Retrospective study of neonatal intestinal obstruction in Calabar: Aetiology and outcome
Neonatal intestinal obstruction is the most common surgical emergency in the newborn period. Prompt diagnosis and urgent management improve the chances of a favorable outcome. Aetiology and outcome may vary in different parts of the same country.
Objective: To evaluate the aetiology and factors associated with mortality in neonates presenting with intestinal obstruction in University of Calabar Teaching Hospital, Calabar, Nigeria.
Method: This was a retrospective study of clinical records of neonates presenting with features of intestinal obstruction over an eight year period. The biodata, diagnosis, management and outcome for the neonates were documented.
Result: Forty neonates; 26(65%) males and 14(35.5%) females were studied. Imperforate anus was seen in 40% of subjects while Hirschsprung’s disease and intestinal atresia each were seen in 10%. Aetiology could not be determined in about a fifth of the cases. Age less than one week at presentation was significantly associated with a poor outcome. No case had surgical intervention within twenty-four hours of presentation. The overall mortality was 30%, most of these 9 (75%) was due to anorectal malformations.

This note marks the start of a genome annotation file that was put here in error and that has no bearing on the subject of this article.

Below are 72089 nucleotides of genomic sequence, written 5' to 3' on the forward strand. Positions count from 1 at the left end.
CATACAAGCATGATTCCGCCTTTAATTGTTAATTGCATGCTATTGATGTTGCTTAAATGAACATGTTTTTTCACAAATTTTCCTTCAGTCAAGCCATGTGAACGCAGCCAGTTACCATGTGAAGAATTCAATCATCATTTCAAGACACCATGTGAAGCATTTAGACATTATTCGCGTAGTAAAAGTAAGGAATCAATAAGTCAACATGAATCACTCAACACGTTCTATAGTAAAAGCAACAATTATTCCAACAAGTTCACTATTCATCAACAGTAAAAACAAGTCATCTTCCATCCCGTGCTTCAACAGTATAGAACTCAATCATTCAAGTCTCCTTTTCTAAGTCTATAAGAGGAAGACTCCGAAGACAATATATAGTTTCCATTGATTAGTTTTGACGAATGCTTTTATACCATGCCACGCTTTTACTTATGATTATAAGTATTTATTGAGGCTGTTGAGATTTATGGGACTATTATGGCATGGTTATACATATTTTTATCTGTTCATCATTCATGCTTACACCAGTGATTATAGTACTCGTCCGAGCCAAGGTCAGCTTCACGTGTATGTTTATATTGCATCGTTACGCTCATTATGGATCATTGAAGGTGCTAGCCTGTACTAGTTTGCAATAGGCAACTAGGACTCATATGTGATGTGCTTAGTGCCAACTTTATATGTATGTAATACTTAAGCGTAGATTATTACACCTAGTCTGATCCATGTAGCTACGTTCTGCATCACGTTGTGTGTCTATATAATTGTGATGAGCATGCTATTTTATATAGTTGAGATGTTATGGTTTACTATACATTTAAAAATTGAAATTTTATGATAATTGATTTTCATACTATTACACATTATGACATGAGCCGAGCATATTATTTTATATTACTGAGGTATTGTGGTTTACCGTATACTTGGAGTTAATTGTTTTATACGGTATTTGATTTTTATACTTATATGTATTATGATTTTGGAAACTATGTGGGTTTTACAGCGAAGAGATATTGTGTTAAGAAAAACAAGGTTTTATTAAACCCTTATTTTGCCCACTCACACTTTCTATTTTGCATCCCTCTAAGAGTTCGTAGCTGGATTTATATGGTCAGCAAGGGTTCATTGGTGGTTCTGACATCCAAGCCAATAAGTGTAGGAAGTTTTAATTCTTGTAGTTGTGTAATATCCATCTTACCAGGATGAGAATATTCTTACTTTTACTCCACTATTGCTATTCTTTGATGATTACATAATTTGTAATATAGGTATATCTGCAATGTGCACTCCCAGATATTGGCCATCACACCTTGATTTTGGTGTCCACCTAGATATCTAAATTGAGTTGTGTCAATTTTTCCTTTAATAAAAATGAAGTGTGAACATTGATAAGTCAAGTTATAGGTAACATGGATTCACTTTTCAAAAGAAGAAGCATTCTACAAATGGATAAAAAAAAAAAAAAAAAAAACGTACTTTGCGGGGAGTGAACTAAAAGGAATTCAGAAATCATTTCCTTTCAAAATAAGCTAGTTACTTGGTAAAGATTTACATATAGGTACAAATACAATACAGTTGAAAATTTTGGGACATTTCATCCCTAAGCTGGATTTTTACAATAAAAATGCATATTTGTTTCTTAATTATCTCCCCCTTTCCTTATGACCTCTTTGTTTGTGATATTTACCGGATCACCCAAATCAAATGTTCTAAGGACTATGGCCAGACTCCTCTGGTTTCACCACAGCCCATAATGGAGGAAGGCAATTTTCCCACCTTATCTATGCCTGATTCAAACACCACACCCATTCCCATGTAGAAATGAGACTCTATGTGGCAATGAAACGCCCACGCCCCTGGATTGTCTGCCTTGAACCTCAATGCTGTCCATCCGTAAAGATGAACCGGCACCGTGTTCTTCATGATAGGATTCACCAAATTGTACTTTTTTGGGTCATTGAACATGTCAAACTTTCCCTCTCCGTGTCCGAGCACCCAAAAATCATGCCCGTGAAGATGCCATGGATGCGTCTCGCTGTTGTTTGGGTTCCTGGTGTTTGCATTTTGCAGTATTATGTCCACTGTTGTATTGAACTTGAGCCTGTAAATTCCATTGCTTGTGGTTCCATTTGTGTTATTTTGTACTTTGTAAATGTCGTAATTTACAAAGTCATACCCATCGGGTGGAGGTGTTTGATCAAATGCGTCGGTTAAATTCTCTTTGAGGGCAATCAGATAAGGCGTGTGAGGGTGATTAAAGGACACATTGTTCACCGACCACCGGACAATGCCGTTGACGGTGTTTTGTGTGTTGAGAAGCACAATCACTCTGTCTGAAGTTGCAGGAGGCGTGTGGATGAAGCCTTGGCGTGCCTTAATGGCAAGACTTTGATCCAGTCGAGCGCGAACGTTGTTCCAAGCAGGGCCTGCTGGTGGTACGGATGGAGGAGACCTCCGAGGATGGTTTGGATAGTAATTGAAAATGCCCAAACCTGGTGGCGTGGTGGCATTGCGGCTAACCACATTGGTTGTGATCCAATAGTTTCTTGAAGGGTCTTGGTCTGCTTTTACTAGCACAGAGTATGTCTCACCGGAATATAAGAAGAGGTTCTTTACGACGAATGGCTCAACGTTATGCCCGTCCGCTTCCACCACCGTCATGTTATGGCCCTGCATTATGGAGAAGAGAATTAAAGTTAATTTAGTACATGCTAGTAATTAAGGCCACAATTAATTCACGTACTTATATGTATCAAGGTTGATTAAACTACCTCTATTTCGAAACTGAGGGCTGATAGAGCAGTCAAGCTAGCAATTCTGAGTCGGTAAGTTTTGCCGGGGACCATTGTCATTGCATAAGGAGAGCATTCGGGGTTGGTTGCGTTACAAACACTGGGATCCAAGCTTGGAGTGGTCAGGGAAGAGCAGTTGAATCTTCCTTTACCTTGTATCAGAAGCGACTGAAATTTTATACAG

Conclusion: The management and outcome of neonatal intestinal obstruction in our setting is poor. There is urgent need to upgrade our neonatal intensive care services to improve outcome in affected neonates. More Paediatric surgeons are required to reduce the gross inadequacy of expert as this would improve on the surgical intervention time as reported in this study.
Key Words: Neonatal intestinal obstruction Hirschprung’s disease